# Types, characteristics, properties

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Types, characteristics, properties
Waves Types, characteristics, properties

Wave: definition A quantity or disturbance that changes in magnitude with respect to time at a given location Also changes in magnitude from place to place at a given time Propagates through a medium or space Transfers energy, not matter water wave, sound, light, x-ray, earthquake

Wave Classification Schemes
Is medium needed for propagation? Mechanical Electromagnetic How do particles move compared to motion of wavefront? Transverse Longitudinal

Mechanical Waves Require elastic medium for propagation
Energy source vibrates particles of medium about an equilibrium position Each particle exerts force on adjacent particles passing energy along Inertia of particles slows propagation of wave: wave speed depends on medium

Mechanical Waves Particles move in SHM if wave train is generated by periodic motion Examples: water waves, sound waves, earthquake waves, vibrating strings

Electromagnetic Waves
Self-propagating--need no medium for propagation Can travel through vacuum of space Examples: light waves, microwaves, x-rays, radio & TV broadcasts

Transverse Waves Displacement of particles is perpendicular to direction of wave travel crest: point of max. positive displacement trough: point of max. negative displacement examples: water, light, string, all electromagnetic waves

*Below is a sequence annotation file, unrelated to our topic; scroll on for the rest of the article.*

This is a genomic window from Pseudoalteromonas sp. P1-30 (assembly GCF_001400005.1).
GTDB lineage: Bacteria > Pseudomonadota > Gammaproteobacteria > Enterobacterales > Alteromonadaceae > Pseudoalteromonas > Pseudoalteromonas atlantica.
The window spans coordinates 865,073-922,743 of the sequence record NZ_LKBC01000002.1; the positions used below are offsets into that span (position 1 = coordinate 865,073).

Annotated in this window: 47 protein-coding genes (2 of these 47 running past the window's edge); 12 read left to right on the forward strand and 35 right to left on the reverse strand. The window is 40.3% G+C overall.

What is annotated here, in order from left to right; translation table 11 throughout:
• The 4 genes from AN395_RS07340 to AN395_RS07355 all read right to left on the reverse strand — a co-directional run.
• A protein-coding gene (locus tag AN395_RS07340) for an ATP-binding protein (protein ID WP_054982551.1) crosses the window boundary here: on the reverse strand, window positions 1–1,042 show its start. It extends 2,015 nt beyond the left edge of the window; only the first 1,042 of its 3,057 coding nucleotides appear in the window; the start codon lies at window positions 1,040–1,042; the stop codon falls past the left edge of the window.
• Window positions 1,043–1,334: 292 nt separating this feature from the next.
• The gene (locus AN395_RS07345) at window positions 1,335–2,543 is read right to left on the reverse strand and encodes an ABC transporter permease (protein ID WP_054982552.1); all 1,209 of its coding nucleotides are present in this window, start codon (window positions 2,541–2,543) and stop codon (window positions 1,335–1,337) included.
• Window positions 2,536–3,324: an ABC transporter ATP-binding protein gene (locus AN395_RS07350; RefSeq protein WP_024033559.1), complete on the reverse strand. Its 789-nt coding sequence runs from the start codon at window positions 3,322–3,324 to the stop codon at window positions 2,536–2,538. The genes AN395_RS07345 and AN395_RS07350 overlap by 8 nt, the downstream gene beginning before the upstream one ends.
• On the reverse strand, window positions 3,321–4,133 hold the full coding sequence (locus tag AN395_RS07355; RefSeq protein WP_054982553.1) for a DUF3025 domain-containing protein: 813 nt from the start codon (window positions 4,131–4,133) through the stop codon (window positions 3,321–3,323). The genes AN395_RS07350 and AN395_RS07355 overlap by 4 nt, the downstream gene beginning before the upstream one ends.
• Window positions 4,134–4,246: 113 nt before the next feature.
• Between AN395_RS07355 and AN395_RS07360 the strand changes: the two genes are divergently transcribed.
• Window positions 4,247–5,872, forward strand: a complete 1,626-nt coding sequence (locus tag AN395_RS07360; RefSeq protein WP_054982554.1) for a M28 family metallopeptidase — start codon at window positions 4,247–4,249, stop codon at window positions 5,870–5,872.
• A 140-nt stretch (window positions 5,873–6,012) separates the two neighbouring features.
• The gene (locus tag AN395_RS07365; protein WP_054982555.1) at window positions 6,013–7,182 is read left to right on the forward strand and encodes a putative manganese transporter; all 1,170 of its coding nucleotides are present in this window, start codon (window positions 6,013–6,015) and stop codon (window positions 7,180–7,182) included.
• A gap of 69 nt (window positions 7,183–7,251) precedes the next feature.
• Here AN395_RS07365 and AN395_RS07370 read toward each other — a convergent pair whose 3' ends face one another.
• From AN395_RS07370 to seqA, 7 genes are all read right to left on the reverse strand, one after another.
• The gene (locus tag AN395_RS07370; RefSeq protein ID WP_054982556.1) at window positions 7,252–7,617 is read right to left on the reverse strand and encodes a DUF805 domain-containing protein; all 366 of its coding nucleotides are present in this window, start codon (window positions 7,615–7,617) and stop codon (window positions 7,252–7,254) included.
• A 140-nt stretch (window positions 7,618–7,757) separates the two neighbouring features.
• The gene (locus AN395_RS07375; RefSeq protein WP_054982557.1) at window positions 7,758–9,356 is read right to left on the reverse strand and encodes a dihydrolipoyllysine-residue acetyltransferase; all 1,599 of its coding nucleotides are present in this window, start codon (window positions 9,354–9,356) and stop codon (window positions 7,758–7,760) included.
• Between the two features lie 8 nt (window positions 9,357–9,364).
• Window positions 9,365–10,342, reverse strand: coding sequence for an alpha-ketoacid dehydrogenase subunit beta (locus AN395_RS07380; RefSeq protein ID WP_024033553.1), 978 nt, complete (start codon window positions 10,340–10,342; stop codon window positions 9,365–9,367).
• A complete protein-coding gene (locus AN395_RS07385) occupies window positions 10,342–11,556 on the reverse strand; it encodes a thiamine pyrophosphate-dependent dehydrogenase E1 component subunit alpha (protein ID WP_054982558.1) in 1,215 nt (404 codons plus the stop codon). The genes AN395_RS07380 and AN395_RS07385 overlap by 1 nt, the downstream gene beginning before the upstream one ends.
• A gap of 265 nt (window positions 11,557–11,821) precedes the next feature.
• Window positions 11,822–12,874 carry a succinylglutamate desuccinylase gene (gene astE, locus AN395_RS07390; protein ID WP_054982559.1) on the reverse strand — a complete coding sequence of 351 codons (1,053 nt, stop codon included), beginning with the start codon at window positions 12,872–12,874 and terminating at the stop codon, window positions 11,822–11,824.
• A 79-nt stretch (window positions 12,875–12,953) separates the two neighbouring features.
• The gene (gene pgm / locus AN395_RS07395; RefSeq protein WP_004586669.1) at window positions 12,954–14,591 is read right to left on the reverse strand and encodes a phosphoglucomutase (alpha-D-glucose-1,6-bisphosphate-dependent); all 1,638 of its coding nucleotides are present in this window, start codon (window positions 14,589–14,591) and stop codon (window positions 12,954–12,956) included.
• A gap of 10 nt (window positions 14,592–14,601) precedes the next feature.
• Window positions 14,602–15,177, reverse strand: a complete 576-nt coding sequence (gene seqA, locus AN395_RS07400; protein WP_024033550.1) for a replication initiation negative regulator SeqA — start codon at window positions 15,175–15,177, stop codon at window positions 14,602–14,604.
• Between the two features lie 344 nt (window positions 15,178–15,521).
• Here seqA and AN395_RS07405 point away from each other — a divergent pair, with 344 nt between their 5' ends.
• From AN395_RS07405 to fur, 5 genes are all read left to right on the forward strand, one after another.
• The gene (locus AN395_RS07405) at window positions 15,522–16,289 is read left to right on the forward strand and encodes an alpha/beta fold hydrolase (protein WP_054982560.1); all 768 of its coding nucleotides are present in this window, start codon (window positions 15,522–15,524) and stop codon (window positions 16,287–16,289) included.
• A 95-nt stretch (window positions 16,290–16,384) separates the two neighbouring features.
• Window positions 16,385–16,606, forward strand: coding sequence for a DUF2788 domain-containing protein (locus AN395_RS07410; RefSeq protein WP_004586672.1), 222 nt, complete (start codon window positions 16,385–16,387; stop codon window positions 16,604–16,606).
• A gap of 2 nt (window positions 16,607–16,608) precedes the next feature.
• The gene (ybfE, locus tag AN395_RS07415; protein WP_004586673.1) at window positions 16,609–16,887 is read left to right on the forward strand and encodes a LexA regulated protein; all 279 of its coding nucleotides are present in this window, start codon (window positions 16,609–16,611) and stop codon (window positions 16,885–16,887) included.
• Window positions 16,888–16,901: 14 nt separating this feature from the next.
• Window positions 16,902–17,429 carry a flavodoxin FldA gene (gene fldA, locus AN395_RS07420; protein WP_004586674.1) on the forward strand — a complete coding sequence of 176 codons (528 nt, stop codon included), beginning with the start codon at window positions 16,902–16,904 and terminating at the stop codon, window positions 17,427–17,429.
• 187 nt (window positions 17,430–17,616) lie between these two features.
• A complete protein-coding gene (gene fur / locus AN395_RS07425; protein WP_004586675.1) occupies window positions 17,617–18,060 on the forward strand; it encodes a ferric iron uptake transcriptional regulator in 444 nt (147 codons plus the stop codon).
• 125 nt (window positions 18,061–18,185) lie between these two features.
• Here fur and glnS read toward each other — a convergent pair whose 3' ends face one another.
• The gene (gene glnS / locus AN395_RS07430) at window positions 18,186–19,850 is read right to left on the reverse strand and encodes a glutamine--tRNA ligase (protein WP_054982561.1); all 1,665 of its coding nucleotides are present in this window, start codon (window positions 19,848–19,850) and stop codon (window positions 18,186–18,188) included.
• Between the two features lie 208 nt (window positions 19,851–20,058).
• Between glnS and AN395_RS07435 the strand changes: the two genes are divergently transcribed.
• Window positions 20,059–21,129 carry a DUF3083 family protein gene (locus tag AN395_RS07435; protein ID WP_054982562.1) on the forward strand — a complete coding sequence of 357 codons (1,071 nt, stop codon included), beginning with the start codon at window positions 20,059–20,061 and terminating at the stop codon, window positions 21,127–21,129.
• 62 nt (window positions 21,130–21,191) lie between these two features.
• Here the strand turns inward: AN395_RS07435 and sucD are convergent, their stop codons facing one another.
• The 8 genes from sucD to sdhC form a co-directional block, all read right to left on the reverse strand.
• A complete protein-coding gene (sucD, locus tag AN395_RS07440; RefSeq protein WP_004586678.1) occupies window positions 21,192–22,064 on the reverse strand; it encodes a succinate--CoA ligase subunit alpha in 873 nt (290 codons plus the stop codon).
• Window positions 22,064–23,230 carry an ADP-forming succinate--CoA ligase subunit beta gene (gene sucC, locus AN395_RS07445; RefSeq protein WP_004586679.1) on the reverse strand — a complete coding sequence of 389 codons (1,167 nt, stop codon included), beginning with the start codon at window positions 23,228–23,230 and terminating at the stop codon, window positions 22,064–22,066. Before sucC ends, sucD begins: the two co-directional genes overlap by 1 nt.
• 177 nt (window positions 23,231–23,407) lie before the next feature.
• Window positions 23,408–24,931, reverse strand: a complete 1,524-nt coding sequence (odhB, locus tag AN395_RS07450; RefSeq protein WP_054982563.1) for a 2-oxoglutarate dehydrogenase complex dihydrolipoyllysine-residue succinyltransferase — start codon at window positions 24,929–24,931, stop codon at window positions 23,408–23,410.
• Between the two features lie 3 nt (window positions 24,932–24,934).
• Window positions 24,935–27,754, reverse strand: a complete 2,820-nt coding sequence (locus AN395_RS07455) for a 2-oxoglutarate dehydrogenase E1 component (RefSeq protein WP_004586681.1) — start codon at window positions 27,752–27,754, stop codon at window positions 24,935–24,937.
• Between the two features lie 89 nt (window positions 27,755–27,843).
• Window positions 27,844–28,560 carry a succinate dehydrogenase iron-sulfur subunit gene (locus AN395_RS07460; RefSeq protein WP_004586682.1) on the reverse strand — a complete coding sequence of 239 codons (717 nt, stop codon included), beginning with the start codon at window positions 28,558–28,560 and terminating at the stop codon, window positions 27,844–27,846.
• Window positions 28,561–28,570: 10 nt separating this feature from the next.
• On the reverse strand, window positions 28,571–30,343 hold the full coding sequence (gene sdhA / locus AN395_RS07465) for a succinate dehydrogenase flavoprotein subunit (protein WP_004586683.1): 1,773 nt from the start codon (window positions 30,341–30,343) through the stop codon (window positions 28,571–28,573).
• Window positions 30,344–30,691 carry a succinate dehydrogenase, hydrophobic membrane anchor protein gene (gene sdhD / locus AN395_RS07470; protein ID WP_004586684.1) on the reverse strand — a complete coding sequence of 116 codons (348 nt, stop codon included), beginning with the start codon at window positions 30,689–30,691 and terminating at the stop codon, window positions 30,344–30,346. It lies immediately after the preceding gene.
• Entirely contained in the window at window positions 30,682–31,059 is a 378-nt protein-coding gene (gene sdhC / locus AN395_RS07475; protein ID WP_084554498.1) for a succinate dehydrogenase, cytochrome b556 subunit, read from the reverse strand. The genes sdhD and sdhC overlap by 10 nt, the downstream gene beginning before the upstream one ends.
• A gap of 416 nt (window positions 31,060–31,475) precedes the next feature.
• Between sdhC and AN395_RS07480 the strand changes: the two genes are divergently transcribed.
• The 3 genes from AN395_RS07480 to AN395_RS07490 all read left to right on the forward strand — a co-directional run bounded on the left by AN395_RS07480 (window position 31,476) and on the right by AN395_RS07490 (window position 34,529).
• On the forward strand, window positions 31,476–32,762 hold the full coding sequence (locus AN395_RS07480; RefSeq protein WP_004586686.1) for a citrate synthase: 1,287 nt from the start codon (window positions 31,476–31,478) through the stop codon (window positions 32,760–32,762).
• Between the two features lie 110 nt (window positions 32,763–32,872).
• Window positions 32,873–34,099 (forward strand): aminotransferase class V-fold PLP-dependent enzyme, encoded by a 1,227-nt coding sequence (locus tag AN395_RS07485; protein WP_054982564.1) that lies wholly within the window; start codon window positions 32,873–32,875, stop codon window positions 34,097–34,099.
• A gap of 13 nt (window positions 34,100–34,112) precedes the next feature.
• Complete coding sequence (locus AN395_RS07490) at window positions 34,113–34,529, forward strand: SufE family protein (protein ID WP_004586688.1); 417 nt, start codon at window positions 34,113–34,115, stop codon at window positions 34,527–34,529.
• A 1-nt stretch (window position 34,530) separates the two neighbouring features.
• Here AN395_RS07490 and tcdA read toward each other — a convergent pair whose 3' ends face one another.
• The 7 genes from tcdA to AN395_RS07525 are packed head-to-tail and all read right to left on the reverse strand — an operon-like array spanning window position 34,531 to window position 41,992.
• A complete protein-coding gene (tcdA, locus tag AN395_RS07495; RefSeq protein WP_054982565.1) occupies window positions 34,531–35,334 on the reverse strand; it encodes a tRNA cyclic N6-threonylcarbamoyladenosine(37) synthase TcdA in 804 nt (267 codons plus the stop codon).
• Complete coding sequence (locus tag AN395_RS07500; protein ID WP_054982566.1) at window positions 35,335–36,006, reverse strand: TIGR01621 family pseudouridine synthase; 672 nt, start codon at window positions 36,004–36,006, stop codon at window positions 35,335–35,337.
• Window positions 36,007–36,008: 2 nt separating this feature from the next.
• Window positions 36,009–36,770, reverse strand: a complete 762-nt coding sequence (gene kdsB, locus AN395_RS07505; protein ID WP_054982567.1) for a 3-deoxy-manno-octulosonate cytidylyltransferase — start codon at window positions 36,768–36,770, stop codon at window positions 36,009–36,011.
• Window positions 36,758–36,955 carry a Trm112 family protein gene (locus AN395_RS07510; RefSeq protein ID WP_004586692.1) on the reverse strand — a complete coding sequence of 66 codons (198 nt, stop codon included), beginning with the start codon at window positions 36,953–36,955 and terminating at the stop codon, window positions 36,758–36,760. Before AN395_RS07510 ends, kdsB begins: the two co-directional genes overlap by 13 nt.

Longitudinal Waves Displacement of particles is parallel to direction of wave travel Series of high and low pressure areas in medium Compression: high pressure area (like crest) Rarefaction: low pressure area (like trough) Ex: sound, Slinky, some earthquake waves

Characteristics of All Waves
Energy: waves transport energy Phase: relative position between waves Frequency: how many waves per second Period: how long a time for one wave Wavelength: distance between waves Speed: how fast wave travels Amplitude: how big the wave is

Wave Energy Depends on amplitude, frequency, and density of medium
Power (energy/time) is proportional to square of amplitude and/or frequency With no losses to system, each wave has same energy as source As wave moves outward, energy spreads over larger area, reducing amplitude

Phase In phase: waves (or particles) are moving together, peaks line up with peaks and troughs line up with troughs Out of phase: waves (or particles) are not aligned; totally out of phase, peaks line up with troughs, troughs with peaks Phase relationship can be expressed in degrees, related to circular motion

Frequency number of wave pulses passing a point in a given time
Measured from identical points on successive waves Symbol is f (or occasionally n (nu)) Unit is hertz (Hz), has SI units of sec-1 Old unit is cycles per second

Period Time for one wave cycle Symbol is T
Reciprocal of frequency T= 1/f

Wavelength Distance between identical points on successive waves
Also distance wave travels in one period Measured in meters (or parts of meters) Symbol is l (lambda)

Wave Speed Same as any speed: distance/time, symbol v, units m/s
Depends on medium and often on l When speed depends on l in medium, medium is called dispersive Causes dispersion, or spreading of wave according to wavelength; ex: rainbow v = l / T = fl